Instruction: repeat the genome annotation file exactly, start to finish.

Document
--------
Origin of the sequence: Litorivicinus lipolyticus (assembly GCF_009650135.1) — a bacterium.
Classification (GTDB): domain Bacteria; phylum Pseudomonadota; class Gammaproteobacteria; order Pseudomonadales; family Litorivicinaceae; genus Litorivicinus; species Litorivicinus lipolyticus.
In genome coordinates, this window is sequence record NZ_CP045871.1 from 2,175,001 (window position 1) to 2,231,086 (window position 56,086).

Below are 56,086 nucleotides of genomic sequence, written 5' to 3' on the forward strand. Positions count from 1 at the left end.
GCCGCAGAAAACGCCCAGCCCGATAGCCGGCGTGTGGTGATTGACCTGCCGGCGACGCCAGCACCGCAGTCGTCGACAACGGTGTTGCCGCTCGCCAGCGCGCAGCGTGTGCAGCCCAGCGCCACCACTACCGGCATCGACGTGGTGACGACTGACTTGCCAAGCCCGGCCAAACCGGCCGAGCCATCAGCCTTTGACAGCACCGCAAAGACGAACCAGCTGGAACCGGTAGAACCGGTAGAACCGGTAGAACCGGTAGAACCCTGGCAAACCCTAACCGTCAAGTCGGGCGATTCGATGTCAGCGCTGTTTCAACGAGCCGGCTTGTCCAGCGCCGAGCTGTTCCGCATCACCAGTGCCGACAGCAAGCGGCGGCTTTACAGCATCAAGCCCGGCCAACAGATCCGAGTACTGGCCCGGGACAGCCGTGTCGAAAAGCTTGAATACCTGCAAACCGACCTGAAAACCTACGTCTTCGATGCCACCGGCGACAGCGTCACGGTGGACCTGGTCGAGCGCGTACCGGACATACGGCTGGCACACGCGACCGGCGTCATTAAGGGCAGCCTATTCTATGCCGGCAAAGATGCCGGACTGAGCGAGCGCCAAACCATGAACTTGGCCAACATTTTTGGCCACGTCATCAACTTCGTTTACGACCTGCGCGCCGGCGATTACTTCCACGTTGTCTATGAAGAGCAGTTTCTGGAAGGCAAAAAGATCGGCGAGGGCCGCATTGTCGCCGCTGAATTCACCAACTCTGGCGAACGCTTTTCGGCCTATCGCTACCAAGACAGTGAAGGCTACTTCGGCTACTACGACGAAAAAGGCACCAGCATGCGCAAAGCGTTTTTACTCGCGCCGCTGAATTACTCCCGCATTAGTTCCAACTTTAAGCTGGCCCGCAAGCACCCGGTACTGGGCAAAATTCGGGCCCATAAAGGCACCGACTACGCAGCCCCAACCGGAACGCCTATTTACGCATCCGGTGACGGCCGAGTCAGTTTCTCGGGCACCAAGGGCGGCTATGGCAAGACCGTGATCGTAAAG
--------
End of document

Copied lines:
Origin of the sequence: Litorivicinus lipolyticus (assembly GCF_009650135.1) — a bacterium.
Classification (GTDB): domain Bacteria; phylum Pseudomonadota; class Gammaproteobacteria; order Pseudomonadales; family Litorivicinaceae; genus Litorivicinus; species Litorivicinus lipolyticus.
In genome coordinates, this window is sequence record NZ_CP045871.1 from 2,175,001 (window position 1) to 2,231,086 (window position 56,086).

Below are 56,086 nucleotides of genomic sequence, written 5' to 3' on the forward strand. Positions count from 1 at the left end.
GCCGCAGAAAACGCCCAGCCCGATAGCCGGCGTGTGGTGATTGACCTGCCGGCGACGCCAGCACCGCAGTCGTCGACAACGGTGTTGCCGCTCGCCAGCGCGCAGCGTGTGCAGCCCAGCGCCACCACTACCGGCATCGACGTGGTGACGACTGACTTGCCAAGCCCGGCCAAACCGGCCGAGCCATCAGCCTTTGACAGCACCGCAAAGACGAACCAGCTGGAACCGGTAGAACCGGTAGAACCGGTAGAACCGGTAGAACCCTGGCAAACCCTAACCGTCAAGTCGGGCGATTCGATGTCAGCGCTGTTTCAACGAGCCGGCTTGTCCAGCGCCGAGCTGTTCCGCATCACCAGTGCCGACAGCAAGCGGCGGCTTTACAGCATCAAGCCCGGCCAACAGATCCGAGTACTGGCCCGGGACAGCCGTGTCGAAAAGCTTGAATACCTGCAAACCGACCTGAAAACCTACGTCTTCGATGCCACCGGCGACAGCGTCACGGTGGACCTGGTCGAGCGCGTACCGGACATACGGCTGGCACACGCGACCGGCGTCATTAAGGGCAGCCTATTCTATGCCGGCAAAGATGCCGGACTGAGCGAGCGCCAAACCATGAACTTGGCCAACATTTTTGGCCACGTCATCAACTTCGTTTACGACCTGCGCGCCGGCGATTACTTCCACGTTGTCTATGAAGAGCAGTTTCTGGAAGGCAAAAAGATCGGCGAGGGCCGCATTGTCGCCGCTGAATTCACCAACTCTGGCGAACGCTTTTCGGCCTATCGCTACCAAGACAGTGAAGGCTACTTCGGCTACTACGACGAAAAAGGCACCAGCATGCGCAAAGCGTTTTTACTCGCGCCGCTGAATTACTCCCGCATTAGTTCCAACTTTAAGCTGGCCCGCAAGCACCCGGTACTGGGCAAAATTCGGGCCCATAAAGGCACCGACTACGCAGCCCCAACCGGAACGCCTATTTACGCATCCGGTGACGGCCGAGTCAGTTTCTCGGGCACCAAGGGCGGCTATGGCAAGACCGTGATCGTAAAG